Mobile devices and the cloud have made it inexcusable, inexcusable not to get to remote users. Now there's always someone in your organization, I swear to goodness, someone's going to say "Oh I don't have a cellphone. I don't have a smartphone. The signal there is not that great.", etc, etc. We in HR are always looking for excuses not to push the envelope. As part of Elevate 2015, if we can make an excuse to push the envelope, make an excuse to get this guy on the mountain online. Because we need his data. We need his data to be able to truly understand how he's thinking, how he's feeling, and how he's impacting the organization. Make an excuse to get him. Make a point, excuse me, don't make an excuse not to get him online.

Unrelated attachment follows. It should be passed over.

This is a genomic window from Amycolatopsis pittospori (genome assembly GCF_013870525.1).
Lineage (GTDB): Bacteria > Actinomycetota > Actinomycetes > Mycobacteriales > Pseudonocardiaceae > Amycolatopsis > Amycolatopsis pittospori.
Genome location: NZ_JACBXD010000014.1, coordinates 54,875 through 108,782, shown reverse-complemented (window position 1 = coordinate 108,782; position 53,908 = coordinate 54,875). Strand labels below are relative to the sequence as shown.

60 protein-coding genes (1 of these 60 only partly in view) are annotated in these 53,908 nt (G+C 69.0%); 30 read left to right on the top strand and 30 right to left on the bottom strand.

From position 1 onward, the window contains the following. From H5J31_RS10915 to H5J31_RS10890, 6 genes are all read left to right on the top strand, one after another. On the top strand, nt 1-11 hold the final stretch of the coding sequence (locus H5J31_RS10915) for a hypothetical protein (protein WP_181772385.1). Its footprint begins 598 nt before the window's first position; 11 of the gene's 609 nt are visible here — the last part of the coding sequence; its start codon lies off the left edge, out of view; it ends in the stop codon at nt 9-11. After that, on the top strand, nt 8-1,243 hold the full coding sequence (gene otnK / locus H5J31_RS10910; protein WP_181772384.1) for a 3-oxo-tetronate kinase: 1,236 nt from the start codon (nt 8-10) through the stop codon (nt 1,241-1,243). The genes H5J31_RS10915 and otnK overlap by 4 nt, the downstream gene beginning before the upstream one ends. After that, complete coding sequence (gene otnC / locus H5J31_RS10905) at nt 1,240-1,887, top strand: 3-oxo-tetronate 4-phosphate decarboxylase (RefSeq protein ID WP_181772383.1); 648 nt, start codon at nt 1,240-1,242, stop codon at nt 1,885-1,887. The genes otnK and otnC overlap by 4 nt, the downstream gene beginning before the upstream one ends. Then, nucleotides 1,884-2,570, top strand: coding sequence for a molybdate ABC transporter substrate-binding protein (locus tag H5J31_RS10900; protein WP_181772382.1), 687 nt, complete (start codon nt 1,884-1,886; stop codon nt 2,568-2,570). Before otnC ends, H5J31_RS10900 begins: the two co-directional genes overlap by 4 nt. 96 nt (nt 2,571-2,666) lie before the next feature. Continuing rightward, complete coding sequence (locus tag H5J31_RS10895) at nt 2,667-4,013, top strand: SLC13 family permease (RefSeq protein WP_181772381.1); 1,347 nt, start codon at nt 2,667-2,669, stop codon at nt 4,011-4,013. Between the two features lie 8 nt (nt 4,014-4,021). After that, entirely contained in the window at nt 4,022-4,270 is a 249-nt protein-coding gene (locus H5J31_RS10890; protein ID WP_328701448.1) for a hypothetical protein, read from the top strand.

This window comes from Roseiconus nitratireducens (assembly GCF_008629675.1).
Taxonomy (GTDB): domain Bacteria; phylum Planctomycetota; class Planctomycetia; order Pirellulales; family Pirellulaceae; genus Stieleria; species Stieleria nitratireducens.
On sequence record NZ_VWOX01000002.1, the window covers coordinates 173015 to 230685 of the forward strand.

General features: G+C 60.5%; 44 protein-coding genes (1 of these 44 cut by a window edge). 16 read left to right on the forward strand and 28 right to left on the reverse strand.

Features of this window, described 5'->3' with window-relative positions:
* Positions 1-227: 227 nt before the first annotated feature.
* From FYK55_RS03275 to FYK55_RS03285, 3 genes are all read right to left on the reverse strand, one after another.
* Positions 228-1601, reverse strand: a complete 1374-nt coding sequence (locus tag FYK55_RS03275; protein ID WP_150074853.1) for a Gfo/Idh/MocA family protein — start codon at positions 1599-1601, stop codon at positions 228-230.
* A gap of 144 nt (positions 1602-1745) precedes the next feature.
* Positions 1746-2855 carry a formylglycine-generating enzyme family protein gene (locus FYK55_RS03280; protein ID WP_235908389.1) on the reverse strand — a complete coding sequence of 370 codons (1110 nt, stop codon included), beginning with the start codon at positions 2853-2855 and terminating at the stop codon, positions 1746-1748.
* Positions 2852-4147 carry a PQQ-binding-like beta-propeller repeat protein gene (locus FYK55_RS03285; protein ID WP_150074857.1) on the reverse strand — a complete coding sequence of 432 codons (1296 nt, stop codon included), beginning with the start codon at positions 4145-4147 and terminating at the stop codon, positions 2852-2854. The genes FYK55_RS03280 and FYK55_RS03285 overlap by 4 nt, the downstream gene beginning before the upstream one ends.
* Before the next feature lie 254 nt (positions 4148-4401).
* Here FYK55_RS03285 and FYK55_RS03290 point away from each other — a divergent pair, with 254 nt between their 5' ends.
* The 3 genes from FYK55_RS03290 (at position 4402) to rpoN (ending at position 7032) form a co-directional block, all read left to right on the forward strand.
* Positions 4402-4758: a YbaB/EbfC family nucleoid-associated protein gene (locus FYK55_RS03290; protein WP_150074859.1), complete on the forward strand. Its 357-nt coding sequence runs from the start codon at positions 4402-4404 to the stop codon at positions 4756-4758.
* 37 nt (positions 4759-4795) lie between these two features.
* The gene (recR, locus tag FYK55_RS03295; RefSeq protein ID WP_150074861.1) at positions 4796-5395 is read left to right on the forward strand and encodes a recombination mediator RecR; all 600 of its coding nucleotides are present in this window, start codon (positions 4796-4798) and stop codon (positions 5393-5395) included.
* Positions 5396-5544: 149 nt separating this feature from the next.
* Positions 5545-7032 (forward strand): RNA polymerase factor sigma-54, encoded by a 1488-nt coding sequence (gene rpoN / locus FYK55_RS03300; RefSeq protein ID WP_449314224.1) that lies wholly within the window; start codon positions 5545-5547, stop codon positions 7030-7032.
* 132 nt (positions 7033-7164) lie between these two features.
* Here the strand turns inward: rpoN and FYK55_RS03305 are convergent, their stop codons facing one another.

So what has to change? What has to change? In some organizations, as you can see by that slide, it's massive. You say, "Oh, man, Jason, you're giving me a headache. What do we do?" In other organizations it's, "You know, we're not that far, but let's just talk about some tips. Just some tips, about what has to change and what we need to do going forward." So first of all, we have to be able to think about what is the measure of success. So a lot of organizations think of the measure of success as, hey, let's go live on this piece of technology. If your measure of success is the go live party, you shouldn't even start. Another measure of success: 'Let's redesign our processes.'. Cool, but to what end? Another measure of success, 'Let's make HR more efficient.'. Cool. But when you go to present that to your CEO, and you say "Mr or Mrs CEO, we've made HR more efficient." My response as a CEO is "So what?." "Well, we can reduce headcount, we've got three, we can get it down to what, 2.7? We're rolling out self-service so we can reduce headcount." No, you can't, it's never been proven that that's going to do that.